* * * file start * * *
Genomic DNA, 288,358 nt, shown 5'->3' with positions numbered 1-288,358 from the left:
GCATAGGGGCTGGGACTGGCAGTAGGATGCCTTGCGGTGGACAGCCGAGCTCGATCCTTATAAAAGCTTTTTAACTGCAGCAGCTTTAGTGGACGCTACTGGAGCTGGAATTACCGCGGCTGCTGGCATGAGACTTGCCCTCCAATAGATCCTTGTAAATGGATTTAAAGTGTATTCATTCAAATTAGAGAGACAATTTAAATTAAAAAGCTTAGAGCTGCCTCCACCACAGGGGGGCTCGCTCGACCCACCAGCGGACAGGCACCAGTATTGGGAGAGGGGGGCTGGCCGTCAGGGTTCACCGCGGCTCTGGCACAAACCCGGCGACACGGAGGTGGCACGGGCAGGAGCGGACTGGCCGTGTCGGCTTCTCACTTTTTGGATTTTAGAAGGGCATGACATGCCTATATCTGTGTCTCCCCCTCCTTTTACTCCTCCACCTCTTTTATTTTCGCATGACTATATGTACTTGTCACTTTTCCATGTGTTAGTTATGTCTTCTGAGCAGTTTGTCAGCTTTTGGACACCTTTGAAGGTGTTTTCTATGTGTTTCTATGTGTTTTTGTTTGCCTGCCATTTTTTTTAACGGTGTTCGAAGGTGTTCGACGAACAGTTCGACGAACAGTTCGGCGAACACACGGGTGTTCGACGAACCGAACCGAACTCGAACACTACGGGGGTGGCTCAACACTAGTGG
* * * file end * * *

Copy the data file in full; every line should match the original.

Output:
Genomic DNA, 288,358 nt, shown 5'->3' with positions numbered 1-288,358 from the left:
GCATAGGGGCTGGGACTGGCAGTAGGATGCCTTGCGGTGGACAGCCGAGCTCGATCCTTATAAAAGCTTTTTAACTGCAGCAGCTTTAGTGGACGCTACTGGAGCTGGAATTACCGCGGCTGCTGGCATGAGACTTGCCCTCCAATAGATCCTTGTAAATGGATTTAAAGTGTATTCATTCAAATTAGAGAGACAATTTAAATTAAAAAGCTTAGAGCTGCCTCCACCACAGGGGGGCTCGCTCGACCCACCAGCGGACAGGCACCAGTATTGGGAGAGGGGGGCTGGCCGTCAGGGTTCACCGCGGCTCTGGCACAAACCCGGCGACACGGAGGTGGCACGGGCAGGAGCGGACTGGCCGTGTCGGCTTCTCACTTTTTGGATTTTAGAAGGGCATGACATGCCTATATCTGTGTCTCCCCCTCCTTTTACTCCTCCACCTCTTTTATTTTCGCATGACTATATGTACTTGTCACTTTTCCATGTGTTAGTTATGTCTTCTGAGCAGTTTGTCAGCTTTTGGACACCTTTGAAGGTGTTTTCTATGTGTTTCTATGTGTTTTTGTTTGCCTGCCATTTTTTTTAACGGTGTTCGAAGGTGTTCGACGAACAGTTCGACGAACAGTTCGGCGAACACACGGGTGTTCGACGAACCGAACCGAACTCGAACACTACGGGGGTGGCTCAACACTAGTGG